The academic team Substantiate your claims Successful academic writing requires claims and arguments to be substantiated with evidence. This practice goes to the heart of academic writing because it reflects objectivity in your writing. This means every claim, argument or opinion you write needs to be substantiated supported or justified with credible evidence from research or other authoritative sources.
An anecdote is a short and interesting story taken from a person's past experience - or that of someone they know or have heard about. For your exam, of course, your own anecdotes will need to be imaginary - made up but they must still be entirely believable and relevant.
Why are anecdotes useful? It is a simple fact of life that we enjoy hearing interesting stories. No one knows why, but we do.
Certainly, we enjoy relating to and learning from stories - and we often can identify with the characters in them. If you choose to use a short anecdote in your own writing and you should give it serious considerationit will engage, involve and interest your reader in ways little else can; it will add a human and personal dimension that can be irresistible and fascinating.
But personal anecdotes in academic writing need to be believable and lively - and they can also be very emotional; and because anecdotes are 'true' stories, they can be very convincing indeed, adding authority to what you write.
A well chosen, well told anecdote is a sure fire way to involve and persuade your reader. How do you use an anecdote? In 'Writing to Persuade' For coursework or in the exam, make up a true-sounding story that shows how important your view is, or how other views are less well thought through.
Below is an example. The exam question asks you to write an article to persuade your readers that homeless people suffer and need help but you know that many people have no sympathy for the homeless, maybe thinking they are lazy and don't want work or that the government help them out enough already with social security.
So you make up an anecdote Well, of course, that might be true for some of them, but let me tell you about Dave. I went to school with Dave for three years until Year It was just before our exams when Dave's mum and dad hit problems - big-time!
From there on in life began to fall apart for Dave. He just wasn't able to cope. By the time he was eighteen, when I was sitting for my A-levels, Dave was on the streets These need not be wholly truthful - they can be simplified and dramatised to make them more interesting and engaging.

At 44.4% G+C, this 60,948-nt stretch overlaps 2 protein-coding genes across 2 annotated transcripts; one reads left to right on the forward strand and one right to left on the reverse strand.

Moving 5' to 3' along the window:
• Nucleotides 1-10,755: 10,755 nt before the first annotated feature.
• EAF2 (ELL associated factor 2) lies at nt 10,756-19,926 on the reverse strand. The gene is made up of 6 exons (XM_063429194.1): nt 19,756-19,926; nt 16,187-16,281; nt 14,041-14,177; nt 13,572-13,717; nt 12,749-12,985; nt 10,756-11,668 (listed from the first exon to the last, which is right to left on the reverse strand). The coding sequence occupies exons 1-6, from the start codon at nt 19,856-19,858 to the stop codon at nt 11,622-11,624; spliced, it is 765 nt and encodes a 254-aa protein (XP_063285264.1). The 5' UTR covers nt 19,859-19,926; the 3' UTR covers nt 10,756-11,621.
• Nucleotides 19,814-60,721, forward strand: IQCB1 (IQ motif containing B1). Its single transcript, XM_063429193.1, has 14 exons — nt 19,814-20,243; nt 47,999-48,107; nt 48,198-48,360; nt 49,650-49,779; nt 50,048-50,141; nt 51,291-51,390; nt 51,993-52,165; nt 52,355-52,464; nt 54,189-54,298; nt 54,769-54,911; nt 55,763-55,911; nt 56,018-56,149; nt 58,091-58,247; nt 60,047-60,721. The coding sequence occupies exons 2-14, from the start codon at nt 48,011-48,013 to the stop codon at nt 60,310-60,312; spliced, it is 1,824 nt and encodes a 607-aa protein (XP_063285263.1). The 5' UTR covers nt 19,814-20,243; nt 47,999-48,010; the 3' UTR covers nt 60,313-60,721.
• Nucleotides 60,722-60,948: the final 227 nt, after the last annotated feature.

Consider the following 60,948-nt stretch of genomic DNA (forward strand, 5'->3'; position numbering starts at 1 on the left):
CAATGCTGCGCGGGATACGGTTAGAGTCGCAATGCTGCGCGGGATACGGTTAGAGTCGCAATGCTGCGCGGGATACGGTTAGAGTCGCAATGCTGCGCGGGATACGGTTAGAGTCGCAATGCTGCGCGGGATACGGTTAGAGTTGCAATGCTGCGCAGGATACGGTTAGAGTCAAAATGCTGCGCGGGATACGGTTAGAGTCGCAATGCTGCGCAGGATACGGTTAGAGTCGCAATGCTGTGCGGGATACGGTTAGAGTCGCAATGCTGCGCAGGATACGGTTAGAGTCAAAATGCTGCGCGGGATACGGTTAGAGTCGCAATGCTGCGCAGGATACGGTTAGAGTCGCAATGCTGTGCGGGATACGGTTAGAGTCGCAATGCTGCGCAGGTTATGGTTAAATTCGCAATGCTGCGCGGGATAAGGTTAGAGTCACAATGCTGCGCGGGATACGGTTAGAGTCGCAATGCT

Going into your final exam with a repertoire of, say, four stories is an amazingly clever way to be well prepared for the exam. The chances are you will be able to adapt one of your stories to suit whatever titles are offered in the exam itself.
Anecdotes can be very useful here. For example, you could relate two short anecdotes, each of which shows a different aspect of whatever you are informing your reader about.
Then you can add in your own view to add even more balance by giving a third viewpoint.
Giving balanced opinions and facts is a key aspect of writing to inform. In 'Writing to Explain, Analyse, Review or Comment' This kind of writing often needs to simplify and make clear a complex issue.
By relating a personal story that might act as a useful analogy, you can make your writing more interesting and useful. In 'Writing to Advise' Advice needs care, but an anecdote can show how someone else faced up to or managed a particular situation.Jokes, personal anecdotes, and colloquial expressions are not appropriate.
The purpose of professional writing is to convey information in a clear, succinct, fluid way. Avoid using exclamation points, contractions (such as "can't"), emoticons (smiley faces), or .
“You helped me edit my personal statement for my fellowship application a few months ago. Today I am writing to happily tell you that I have matched at one of the best programs in the U.S.
WRITING ASSIGNMENTS. In a First-Year Seminar or a writing-intensive course, it is best to have several writing assignments and a variety of types of writing, usually integrated with course readings, rather than one long assignment at the end of the course. Turnitin provides instructors with the tools to prevent plagiarism, engage students in the writing process, and provide personalized feedback.
Mar 28, · Working at the Writing Center, I’ve read my share of personal statements—some good, some bad. Whether the statement belongs to a business school application or a scholarship application to study abroad, I’ve noted that the format is generally the same for each and every one.
In personal writing, you must state your position or opinion on an issue and support your point of view with reasons, examples, personal anecdotes (a short, personal story about an incident or an event), illustrations, or stories.
Below is an example of a paragraph from a .